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The Call to Worship based on Psalm 139
Where can I go from your Spirit? Where can I flee from your presence?
ALL: If I go up to the heavens, you are there; if I make my bed in the depths, you are there.
If I rise on the wings of the dawn, if I settle on the far side of the sea,
ALL: even there your hand will guide me, you hold me in your hand.
For you created my inmost being; you knit me together in my mother’s womb.
ALL: I praise you because I am fearfully and wonderfully made; your works are wonderful, I know that full well
Divine Presence call to us today and allow us to hear your voice. Keep us mindful that you are always with us, ever available to us. Awaken within us the knowledge of your constancy and the blessing of your love. Remind us that we are not alone as we share this time together with each other and with you. Amen
The Wisdom of the poet Lucius
“I am She that is the natural Mother of all things…my divinity is adored throughout the world…in variable customs, and by many names.”
The Wisdom of the Bhagavad Gita
The Deity said, “I am the taste of water, the light of the sun and the moon…I am human ability. I am the original fragrance of the earth, and I am the heat in fire. I am the life of all that lives…I am the original seed of all existences, the intelligence of the intelligent…I am the strength of the strong…both spirit and matter are in me…Nothing exists apart from me.”
The Wisdom of the Book of Ephesians (4.4-6)
There is one body and one Spirit, just as you were called to the one hope of your calling, one Presence, one faith, one baptism, one Source and Substance of all, which is above all and through all and in all.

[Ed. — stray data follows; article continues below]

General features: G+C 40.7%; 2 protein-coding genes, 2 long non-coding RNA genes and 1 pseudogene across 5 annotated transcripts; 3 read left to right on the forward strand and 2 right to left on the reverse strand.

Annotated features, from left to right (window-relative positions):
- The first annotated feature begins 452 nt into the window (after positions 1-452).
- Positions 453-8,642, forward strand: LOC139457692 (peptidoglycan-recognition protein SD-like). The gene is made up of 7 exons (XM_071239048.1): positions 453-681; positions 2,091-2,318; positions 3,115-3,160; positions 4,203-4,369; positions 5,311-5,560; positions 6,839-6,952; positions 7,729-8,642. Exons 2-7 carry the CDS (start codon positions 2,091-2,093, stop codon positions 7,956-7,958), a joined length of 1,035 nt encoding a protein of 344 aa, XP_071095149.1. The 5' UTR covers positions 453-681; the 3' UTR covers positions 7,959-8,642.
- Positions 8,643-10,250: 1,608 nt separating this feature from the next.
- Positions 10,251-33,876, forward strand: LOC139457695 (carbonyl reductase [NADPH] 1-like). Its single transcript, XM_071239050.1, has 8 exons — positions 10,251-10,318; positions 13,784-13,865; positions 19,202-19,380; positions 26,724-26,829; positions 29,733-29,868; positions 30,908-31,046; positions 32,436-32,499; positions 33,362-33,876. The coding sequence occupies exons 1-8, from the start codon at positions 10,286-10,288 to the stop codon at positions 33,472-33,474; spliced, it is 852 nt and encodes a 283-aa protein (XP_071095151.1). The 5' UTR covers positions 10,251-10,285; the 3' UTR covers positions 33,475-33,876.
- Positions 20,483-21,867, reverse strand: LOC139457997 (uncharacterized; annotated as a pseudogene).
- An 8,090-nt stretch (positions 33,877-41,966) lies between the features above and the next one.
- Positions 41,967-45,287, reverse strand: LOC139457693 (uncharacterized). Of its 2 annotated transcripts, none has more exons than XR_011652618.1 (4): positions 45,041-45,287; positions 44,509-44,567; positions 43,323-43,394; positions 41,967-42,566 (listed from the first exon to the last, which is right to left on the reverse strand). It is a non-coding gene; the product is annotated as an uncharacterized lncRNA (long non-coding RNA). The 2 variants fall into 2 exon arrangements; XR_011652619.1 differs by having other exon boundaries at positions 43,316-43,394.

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"The God Box"
This week we continue on the theme describing the omnipresence of the Eternal One. The readings for this week expand on those from last week and I think it’s very important for us to explore this idea of omnipresence as fully as possible. Most of us were taught about God in particular ways. Usually described as a male father figure, somewhere above us and removed from us in heaven, and in my case, a name taking butt kicking God that was a little bit Santa Clause, a little bit Fairy Godmother, and a little bit angry father.
Considering the omnipresence is something very different. When we imagine the Eternal One as omnipresent, we understand that the Holy One is the life force is found within us and within which we find ourselves. So it’s important for us to make a distinction between the ideas that we’ve been taught in our past, usually based on particular interpretations of scripture, and open our mind to other possibilities. That is precisely what our readings for this week help us to move into.
Monism is the idea that there is one substance from which all life comes forth. Dictionary definition says that monism is a doctrine that denies the existence of a distinction or duality in some sphere, such as that between matter and mind, or God and the world. This definition also assumes that monism holds within it the doctrine that only one Supreme Being exists.